Chemical engineering major Brian Root ’04 (Benton, Pa.) developed electrically insulating coatings for possible use in the nuclear energy industry. He was one of ten students in the nation chosen to participate in a research experience sponsored by the National Science Foundation and held at the University of Central Florida. He presented his findings at the National Conference on Undergraduate Research. Root is attending graduate school at Northwestern University, pursuing a Ph.D. in materials science and engineering.

Daily Item (Sunbury, Pa.), Aug. 22:
Civil engineering major Ronald Manney ’05 (Coal Township, Pa.) and mentor Mary J.S. Roth ’83, associate professor and head of civil and environmental engineering, presented their joint research at the Symposium on the Application of Geophysics for Engineering and Environmental Purposes in Colorado Springs. Their work involves using electricity to analyze limestone and other fragile karst geology, which can be used to determine whether an area is safe for use as a construction site or poses a significant sinkhole risk. Through equipment provided by a National Science Foundation grant, their testing provides a more accurate, three-dimensional output. Manney and two other student researchers have co-authored a paper with Roth and her collaborators at Temple University.

Randolph Reporter (Chester, N.J.), Aug. 19:
Katherine Wolchik ’05(Randolph, N.J.), who is pursuing a B.S. degree in mathematics and an A.B. with a major in economics and business, conducted EXCEL Scholars research in economics and marketing this summer.

Lehigh Valley Media
The Express-Times, Sept. 9:
Edmond Seifried, professor of economics and business, believes there’s a 90 percent chance of an interest rate increase by the Federal Reserve Bank. “Homebuyers should not be hurt by the expected increase, and may even benefit, Seifried said. He said the mortgage market believes the Fed’s gradual increases are correct. His evidence comes from how rates were affected by the last interest rate hike. One would think mortgage rates would go up, he said. ‘But they haven’t,’ he said. ‘In fact, they’ve gone down some 50 basis points (.5 percent).’ This is an indication, Seifried said, that mortgage lenders believe that Greenspan is wisely acting to contain inflation.”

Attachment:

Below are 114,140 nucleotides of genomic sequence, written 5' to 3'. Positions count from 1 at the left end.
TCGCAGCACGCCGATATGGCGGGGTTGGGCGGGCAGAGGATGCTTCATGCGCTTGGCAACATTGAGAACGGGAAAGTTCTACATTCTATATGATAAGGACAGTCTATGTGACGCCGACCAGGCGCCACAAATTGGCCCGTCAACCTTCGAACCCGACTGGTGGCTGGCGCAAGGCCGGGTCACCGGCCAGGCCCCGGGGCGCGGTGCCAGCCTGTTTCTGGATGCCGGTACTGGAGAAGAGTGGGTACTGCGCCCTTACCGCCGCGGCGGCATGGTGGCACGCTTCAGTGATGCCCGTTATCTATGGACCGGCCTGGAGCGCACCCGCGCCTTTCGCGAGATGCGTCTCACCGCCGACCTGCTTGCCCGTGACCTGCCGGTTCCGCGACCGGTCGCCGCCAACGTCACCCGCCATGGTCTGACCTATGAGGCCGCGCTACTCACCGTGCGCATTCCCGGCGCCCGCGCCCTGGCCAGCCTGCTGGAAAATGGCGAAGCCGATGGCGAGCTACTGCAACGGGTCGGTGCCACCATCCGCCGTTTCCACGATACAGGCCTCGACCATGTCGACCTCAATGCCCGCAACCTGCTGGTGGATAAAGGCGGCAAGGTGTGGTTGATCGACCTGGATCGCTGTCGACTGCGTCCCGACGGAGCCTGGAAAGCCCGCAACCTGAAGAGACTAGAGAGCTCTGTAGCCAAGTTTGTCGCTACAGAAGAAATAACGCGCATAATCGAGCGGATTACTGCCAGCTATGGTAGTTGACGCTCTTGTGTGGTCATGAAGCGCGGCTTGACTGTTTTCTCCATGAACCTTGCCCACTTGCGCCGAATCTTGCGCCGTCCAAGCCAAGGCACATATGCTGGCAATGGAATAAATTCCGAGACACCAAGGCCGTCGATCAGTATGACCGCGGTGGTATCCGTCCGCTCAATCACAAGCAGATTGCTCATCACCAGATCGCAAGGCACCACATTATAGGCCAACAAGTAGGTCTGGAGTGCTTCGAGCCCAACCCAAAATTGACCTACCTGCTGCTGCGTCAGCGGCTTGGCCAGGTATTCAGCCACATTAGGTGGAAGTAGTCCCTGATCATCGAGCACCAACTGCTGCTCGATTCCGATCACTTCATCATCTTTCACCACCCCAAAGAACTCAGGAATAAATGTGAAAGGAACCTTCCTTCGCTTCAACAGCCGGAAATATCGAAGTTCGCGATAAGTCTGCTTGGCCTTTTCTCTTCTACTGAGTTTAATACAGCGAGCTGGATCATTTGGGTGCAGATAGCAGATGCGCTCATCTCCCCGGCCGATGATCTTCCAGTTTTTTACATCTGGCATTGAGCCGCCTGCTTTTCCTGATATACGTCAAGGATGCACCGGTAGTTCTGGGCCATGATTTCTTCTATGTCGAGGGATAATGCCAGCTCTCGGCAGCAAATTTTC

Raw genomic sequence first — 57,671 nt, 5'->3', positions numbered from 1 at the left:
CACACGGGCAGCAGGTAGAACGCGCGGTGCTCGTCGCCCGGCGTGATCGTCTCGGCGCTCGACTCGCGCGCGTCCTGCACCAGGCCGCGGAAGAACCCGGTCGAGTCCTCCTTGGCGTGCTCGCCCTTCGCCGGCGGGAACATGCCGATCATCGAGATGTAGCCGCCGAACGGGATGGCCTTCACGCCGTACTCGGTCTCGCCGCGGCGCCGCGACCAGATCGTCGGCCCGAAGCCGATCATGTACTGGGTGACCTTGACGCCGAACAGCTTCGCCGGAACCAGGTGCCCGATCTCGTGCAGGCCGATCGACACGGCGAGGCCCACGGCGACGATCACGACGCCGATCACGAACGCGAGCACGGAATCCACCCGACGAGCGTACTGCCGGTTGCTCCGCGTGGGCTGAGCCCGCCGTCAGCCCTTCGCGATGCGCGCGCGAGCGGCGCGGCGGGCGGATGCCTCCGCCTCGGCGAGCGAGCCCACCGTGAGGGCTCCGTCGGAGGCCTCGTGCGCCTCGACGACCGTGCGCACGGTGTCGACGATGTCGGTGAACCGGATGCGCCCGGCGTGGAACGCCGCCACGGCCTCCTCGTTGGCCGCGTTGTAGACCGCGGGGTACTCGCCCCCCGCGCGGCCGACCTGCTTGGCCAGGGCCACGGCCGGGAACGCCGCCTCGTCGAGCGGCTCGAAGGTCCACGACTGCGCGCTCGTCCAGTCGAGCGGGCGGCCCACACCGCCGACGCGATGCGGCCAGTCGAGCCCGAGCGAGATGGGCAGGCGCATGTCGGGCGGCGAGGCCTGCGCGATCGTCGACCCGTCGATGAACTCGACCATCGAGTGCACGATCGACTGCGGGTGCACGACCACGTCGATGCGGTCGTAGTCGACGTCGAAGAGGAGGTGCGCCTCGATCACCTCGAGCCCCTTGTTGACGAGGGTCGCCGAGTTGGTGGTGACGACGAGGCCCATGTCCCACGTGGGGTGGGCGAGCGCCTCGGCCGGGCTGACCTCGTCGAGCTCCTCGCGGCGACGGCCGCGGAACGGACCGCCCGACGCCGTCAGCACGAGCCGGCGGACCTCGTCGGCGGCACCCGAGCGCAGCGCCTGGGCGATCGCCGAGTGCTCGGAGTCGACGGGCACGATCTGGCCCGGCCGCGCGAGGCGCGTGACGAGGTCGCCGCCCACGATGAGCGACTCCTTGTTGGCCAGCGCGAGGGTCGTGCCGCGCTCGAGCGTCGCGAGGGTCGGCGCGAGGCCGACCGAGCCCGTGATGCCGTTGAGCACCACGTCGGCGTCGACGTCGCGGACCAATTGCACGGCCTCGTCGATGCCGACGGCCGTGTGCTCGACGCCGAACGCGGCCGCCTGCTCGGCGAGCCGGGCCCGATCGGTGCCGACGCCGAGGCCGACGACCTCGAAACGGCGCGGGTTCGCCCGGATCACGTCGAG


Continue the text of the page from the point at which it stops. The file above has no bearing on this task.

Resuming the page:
Independent Online (Capetown, South Africa), Aug. 9:
Susan Basow
, Dana Professor of Psychology, shared findings from her research on attitudes toward body hair in women at the annual meeting of the American Psychological Association. She interviewed 188 men and women after showing them a video of the same woman in swimsuit by a pool, with and without body hair. “‘More men than women report liking body hair on women because they think it makes them look sexy, untamed, and freeDespite high-profile, admired women like Julia Roberts defying society’s norms, there is little evidence that people have tried to imitate her, or have found body hair more acceptable since her public display.’Overall, the woman with body hair, whether feminist or not, was seen as less friendly, moral and relaxed as well as more aggressive, unsociable, nonconformist, and independent than the same women without hair. They were also seen as more assertive and ambitious and in better physical condition.”

Media Coverage of Lafayette: Sept. 3, 2004
Media Coverage of Lafayette: Aug. 26, 2004
Media Coverage of Lafayette: Aug. 6, 2004
Media Coverage of Lafayette: July 15, 2004

Media Coverage of Lafayette: June 30, 2004

Categorized in: In the Media